If you were to change even a single character within MyData.txt, the new hash code will be usually different:

B3 E3 DD 14 96 2D D2 EB 0E C3 68 BF 08 04 D5 80

Again, using hash codes you’re able to represent sensitive data as a unique byte array that contains no trace of the original message data. In a distributed system, one of the most common uses of this technology is for the purposes of storing password information. By storing a user’s password in a hash code format, you increase the security of your system given that this numerical value has no trace of the original password. When the end user attempts to log into your system again, you simply rehash the message and perform a comparison against the persisted value.

Many hash code algorithms also enable you to specify a salt value. Simply put, salting is the process of incorporating a random value to the input of the hash algorithm, in order to further ensure a strong hash.

Feel free to post your comments or questions to this tutorial!

Development Methods: Top-Down and Bottom-Up Method

A little tutorial I wrote lately, hope it helps!

Application Development Methods

There are two methods for developing application code: top-down and bottom-up. Each method offers a different development perspective, and determining which is most appropriate is a case-by-case or application-by-application decision. It may be easier to develop a particular application one way but develop another application with a different method.

Essentially, the difference between the two methods is that the top-down method iterates development by starting with the big picture of the domain (the top) and works downward by decomposing the domain into assemblies, namespaces, and classes (the bottom). In contrast, a bottom-up method, which is also an iterative process, starts at the class level (the bottom) and works upward to the top, by composing classes, namespaces, and assemblies. Historically, object-oriented design and development theorists have advocated decomposing a complex domain into manageable units, which is a top-down method. However, many pragmatists have since recognized that there are times when starting with a vague abstraction is counterproductive and a more tangible approach (i.e., starting by developing classes) is preferred.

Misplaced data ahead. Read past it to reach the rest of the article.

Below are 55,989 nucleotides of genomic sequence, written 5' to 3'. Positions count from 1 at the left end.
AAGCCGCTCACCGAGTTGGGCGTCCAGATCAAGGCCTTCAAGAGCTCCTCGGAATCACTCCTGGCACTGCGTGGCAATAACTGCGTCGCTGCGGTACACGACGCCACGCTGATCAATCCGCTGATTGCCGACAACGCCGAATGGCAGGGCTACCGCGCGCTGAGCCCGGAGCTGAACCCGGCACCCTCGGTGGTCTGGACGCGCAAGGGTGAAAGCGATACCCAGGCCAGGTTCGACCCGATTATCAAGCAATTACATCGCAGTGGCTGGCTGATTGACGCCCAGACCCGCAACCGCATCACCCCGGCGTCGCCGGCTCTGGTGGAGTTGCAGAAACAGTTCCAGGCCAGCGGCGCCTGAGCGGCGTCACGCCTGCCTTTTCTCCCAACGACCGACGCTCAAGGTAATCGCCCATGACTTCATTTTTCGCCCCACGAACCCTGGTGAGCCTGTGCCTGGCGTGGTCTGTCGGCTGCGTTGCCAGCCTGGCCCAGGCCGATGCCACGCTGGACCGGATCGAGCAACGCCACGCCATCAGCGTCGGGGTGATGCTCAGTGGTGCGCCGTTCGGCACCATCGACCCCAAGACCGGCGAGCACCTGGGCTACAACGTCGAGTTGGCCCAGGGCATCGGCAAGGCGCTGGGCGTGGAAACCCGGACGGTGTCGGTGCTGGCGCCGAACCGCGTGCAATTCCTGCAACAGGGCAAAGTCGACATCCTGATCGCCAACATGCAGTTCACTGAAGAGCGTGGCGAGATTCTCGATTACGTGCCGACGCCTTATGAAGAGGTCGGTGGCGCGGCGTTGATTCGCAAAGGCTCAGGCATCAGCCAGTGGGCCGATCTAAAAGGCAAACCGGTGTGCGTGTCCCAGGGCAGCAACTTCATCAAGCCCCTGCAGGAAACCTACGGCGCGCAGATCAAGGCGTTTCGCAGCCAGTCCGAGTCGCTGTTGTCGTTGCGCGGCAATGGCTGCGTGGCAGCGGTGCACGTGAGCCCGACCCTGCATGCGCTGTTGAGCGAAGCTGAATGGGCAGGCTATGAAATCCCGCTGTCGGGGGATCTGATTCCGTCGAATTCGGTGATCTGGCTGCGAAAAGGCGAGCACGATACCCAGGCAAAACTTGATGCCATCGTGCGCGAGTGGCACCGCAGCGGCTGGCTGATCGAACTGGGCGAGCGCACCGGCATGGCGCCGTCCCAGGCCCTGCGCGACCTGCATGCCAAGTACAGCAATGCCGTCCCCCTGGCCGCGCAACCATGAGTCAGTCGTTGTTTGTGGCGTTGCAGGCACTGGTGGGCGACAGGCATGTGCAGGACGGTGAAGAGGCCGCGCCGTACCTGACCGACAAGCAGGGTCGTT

Top-Down Method

A top-down development method is one of two commonly used approaches to develop an application (the other is the bottom-up method).

An application is developed as an iterative decomposition of the domain. The process starts with a high-level abstraction (clouds) and works downward to implementation (code). Where A top-down method is used in developing domain or enterprise applications.

The top-down approach is commonly used because it follows a traditional object-oriented design, which advocates that complexity is best understood by starting with an abstraction and decomposing it into smaller units. However, although that approach usually works, there are times when working with an abstraction is problematic and it is more productive to start with the basics and work upward (bottom-up method).

The domain is viewed from the big picture, and application development is commenced by developing an architecture, then working through assemblies and namespaces to develop classes. The architecture is prepared before code is developed, and it may be tweaked as code development progresses.

The Standard: Top-Down Method